About 15 minutes into the show, I started getting really pissed off. I realized Grace simply sets up straw men--Udashen, the jurors, the judge, everyone involved--and runs at them with her big bayonet, stabbing and stabbing and stabbing. Since she controls the questions and the cameras and gives no one a chance to get a word in edgewise, no one stabs back. In the end each show is about Grace's self-righteous indignation. But nothing is learned and nothing accomplished, except Grace cashing a paycheck.


So, just in case you want to know, here are the facts about Lisa Diaz:


Every psychiatrist who examined her--even those hired by the prosecution or assigned by the judge--diagnosed Diaz as psychotic and paranoid with schizophrenic features. That's a brain disorder. Nothing to do with "attention-seeking."


Probably depressed most of her life—and who wouldn't have been with no mother, abusive caretakers and a father who showed up only to force her to give him oral sex?--Diaz channeled all her anguish and fears and delusions into hypochondria. She visited scores of doctors and believed she had dozens of illnesses. At one point, she described how the backs of her eyeballs would shake when she tried to sleep. She burned sage to rid her house of evil spirits. She drank her own urine. She thought an MRI machine was talking to her, saying, "Open up." She believed her children suffered from whatever was plaguing her and believed she had to kill them to save them.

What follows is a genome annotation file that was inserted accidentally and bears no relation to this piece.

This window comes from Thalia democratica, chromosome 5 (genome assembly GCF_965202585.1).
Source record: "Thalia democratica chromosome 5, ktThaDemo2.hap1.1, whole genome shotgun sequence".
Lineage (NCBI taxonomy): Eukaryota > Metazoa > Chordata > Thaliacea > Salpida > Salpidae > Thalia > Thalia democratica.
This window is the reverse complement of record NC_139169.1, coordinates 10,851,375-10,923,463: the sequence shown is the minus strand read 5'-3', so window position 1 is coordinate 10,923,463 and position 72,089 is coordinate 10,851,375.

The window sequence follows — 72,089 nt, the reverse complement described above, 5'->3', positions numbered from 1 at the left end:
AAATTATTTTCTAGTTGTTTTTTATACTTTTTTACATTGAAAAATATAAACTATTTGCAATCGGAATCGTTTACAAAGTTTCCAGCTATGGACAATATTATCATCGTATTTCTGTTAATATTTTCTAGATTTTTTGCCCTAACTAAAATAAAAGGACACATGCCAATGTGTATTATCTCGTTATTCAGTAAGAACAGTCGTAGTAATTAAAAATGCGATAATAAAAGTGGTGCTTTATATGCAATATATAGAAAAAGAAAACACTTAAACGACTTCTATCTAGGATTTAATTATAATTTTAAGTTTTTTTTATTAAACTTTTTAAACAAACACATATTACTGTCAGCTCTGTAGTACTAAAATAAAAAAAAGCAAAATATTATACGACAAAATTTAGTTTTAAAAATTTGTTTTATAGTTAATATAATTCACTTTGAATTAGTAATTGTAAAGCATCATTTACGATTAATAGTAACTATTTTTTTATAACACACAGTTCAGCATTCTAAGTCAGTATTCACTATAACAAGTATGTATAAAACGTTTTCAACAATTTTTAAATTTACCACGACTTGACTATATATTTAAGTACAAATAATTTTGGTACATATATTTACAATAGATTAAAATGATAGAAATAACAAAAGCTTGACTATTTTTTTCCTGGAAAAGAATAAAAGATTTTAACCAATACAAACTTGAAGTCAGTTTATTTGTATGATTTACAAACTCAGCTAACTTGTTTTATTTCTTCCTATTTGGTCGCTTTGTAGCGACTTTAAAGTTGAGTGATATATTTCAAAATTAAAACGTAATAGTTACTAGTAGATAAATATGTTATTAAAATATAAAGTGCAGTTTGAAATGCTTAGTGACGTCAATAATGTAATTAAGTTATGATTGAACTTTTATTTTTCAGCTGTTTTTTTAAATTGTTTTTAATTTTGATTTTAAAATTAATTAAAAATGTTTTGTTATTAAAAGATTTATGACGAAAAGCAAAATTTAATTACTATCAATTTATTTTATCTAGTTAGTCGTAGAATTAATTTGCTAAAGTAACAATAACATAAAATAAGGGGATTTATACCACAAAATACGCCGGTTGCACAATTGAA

But, see, Nancy Grace isn't going to be fooled by a woman faking mental illness.


She never did come back to Udashen and me for more questions. I prayed no one struggling with mental illness was listening. As I left, what upset me most was the fact Grace was once a prosecutor. Last month I wrote a story about Entre Karage, a young Cambodian man wrongfully convicted of murder and sentenced to life in prison. There was no evidence against him, but the prosecutor manipulated the facts, and a Dallas judge went along with him. After all, they knew he had to be guilty--until he was exonerated by DNA.


It occurs to me that someone should go back through every case Grace ever prosecuted in which the accused was convicted and re-examine the evidence. Maybe someone this self-righteous, this all-knowing, "helped" the trial process along. Because, as I'm sure Ms. Hang 'Em High would acknowledge, it's all about justice. --Glenna Whitley